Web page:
Tuesday, September 27, 2005

Indonesia's birds in the hand

As a follow-up (and perhaps a needed clarification) of the last post, we find an interesting BBC story this a.m. about "Indonesia's bird flu dilemma."

In the earlier post we noted the government's reluctance to enforce a mass cull (in other words, mass industrial-strength killing) of birds in Indonesia. Such measures have been strongly advocated by WHO and FAO (the UN Food and Agriculture Organization) and have been undertaken in Thailand, Vietnam and Hongkong, among other places. Some authorities, although not all, believe they are effective. The point of the last post was not, however, that Indonesian authorities were refusing to initiate a policy proven effective, as much as their reluctance to undertake a policy major international agencies strongly advised. The BBC article gives some good indications of the source of this hesitancy.
As human deaths from bird flu begin to mount in Indonesia, the dilemma for the Indonesian authorities is as much how to save the birds as how to save the people.

To say that Indonesians love their caged birds is a serious understatement. Almost every house has at least one cage, and often a row of them, hanging from the eaves.

Every major town has a crowded bird market lined with hundreds of cages, where a top-quality singing dove can sell for the same price as a house.

As in several other Muslims countries, doves occupy a special place of honour in the culture, with streets, companies and even a domestic airline - Merpati - named after them.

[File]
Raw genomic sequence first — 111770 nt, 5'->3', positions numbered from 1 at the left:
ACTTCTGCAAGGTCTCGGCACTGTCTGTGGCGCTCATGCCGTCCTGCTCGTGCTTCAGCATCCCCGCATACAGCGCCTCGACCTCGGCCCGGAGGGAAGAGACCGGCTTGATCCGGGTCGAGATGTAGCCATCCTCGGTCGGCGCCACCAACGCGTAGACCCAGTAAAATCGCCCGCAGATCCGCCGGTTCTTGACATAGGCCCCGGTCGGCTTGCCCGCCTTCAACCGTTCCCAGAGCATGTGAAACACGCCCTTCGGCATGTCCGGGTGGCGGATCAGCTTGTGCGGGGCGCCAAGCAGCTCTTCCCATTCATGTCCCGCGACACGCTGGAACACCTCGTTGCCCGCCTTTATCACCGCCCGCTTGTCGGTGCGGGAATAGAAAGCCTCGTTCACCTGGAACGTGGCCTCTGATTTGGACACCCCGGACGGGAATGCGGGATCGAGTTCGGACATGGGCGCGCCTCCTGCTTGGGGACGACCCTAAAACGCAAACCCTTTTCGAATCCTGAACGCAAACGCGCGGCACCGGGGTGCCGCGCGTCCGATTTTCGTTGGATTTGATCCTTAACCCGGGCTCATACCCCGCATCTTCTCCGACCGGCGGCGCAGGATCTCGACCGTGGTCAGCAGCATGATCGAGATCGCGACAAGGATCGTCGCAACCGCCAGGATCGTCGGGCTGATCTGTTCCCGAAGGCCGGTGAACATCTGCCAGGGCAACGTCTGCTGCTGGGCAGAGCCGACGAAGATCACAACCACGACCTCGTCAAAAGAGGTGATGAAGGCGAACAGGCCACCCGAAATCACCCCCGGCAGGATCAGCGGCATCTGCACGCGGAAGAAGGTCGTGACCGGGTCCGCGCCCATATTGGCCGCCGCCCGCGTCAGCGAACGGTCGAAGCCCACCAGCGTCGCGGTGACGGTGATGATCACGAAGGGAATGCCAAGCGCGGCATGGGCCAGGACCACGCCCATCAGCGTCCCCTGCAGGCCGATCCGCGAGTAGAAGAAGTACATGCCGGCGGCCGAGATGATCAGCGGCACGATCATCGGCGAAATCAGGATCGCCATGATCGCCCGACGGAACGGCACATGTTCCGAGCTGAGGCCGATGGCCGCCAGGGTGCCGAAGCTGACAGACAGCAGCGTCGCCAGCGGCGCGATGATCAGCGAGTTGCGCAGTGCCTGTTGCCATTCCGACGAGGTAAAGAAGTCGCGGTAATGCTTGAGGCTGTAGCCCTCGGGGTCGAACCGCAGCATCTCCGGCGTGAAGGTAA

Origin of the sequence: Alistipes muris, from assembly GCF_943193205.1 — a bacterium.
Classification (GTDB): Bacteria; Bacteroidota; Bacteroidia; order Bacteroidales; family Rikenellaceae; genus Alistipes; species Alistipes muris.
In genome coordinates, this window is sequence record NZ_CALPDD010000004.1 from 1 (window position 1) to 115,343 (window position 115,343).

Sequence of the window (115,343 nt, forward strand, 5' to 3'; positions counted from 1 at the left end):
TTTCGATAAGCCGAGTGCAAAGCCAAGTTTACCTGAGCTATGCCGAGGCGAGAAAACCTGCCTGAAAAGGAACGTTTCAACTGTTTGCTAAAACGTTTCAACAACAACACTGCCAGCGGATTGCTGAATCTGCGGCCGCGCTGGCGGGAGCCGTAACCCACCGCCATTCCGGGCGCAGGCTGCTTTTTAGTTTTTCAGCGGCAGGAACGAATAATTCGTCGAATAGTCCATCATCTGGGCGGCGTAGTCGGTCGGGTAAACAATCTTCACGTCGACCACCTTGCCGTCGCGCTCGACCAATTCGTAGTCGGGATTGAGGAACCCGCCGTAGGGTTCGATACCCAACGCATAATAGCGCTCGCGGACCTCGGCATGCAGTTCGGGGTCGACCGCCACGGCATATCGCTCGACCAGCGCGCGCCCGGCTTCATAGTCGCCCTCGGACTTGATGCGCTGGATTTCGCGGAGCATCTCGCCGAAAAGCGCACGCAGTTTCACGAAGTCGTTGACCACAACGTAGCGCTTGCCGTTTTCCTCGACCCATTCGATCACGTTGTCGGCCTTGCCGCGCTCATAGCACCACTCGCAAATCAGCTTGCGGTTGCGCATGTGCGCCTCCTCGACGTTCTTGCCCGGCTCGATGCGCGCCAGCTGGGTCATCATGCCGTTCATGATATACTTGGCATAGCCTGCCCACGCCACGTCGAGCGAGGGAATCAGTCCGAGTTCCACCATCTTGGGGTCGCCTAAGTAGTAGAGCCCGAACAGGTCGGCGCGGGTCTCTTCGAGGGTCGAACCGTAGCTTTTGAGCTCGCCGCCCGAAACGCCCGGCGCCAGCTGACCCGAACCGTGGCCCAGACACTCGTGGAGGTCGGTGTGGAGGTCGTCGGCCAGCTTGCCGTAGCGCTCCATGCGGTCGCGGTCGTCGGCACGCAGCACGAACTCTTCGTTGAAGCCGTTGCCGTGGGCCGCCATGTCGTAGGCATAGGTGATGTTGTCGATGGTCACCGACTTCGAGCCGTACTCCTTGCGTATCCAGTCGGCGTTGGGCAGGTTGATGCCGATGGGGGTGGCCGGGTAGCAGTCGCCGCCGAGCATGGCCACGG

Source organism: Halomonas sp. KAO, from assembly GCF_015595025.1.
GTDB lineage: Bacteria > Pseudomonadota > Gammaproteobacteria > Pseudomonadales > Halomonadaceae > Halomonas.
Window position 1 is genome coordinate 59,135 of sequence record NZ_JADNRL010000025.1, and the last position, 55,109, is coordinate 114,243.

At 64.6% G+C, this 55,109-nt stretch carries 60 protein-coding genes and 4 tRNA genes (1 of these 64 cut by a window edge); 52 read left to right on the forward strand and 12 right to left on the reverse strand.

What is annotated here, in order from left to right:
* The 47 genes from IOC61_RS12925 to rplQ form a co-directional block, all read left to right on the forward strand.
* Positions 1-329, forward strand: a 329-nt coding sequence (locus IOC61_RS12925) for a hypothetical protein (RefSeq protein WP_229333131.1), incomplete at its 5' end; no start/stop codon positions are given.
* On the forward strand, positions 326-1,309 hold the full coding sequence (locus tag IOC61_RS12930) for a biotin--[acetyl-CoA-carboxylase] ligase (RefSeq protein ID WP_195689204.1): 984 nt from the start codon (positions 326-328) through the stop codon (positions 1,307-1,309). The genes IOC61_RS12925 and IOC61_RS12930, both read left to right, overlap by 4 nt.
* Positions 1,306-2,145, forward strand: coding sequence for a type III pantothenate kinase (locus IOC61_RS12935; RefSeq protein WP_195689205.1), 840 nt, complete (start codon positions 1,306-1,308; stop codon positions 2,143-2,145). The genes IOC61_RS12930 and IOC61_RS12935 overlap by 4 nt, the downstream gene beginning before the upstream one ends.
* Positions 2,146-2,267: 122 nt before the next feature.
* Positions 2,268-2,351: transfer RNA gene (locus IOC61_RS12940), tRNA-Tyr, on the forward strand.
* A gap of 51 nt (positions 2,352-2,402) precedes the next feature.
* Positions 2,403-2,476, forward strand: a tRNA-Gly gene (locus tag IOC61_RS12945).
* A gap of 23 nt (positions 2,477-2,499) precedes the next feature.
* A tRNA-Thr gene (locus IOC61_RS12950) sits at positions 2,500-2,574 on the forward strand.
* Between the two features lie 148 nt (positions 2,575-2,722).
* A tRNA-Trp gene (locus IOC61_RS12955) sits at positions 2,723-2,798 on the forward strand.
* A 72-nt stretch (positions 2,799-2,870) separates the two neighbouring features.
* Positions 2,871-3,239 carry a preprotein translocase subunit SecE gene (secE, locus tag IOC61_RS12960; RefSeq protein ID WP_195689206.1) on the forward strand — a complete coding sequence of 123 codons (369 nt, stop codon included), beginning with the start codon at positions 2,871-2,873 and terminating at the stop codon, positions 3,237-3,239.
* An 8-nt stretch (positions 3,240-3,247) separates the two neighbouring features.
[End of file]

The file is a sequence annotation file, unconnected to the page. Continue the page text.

The doves are not merely kept for decoration - they are taken out and handled, treated as much-loved pets and taken to vets when they fall ill.

Tapes of champion singing doves are available in cassette shops, and are played at home to birds in the hope that they will learn to emulate the champions, and become champions themselves.

In Javanese folklore, a man is only considered to be fully a man if he has a house, a wife, a horse, a keris (traditional dagger) and a singing dove in a cage.
Against this background, the BBC report draws the analogy between a mass killing of birds in Indonesia and a mass killing of cats and dogs in the UK (or for that matter, in the US). In the recent Hurricanes in the US we saw that people routinely put their own lives in danger by refusing to evacuate without household pets. In addition, eighty-percent of poultry in Indonesia is of the backyard household variety. Thus enforcing and carrying out mass kill policy would be a formidable political and logistic operation.

Thus, while mass killing may be possible in some places, it looks infeasible in Indonesia, an explanation for why the government keeps saying the are "about to do it" but never do.

In my own view, mass culling is unlikely to halt the spread of this disease in any event. It is too late for that, if it ever were possible.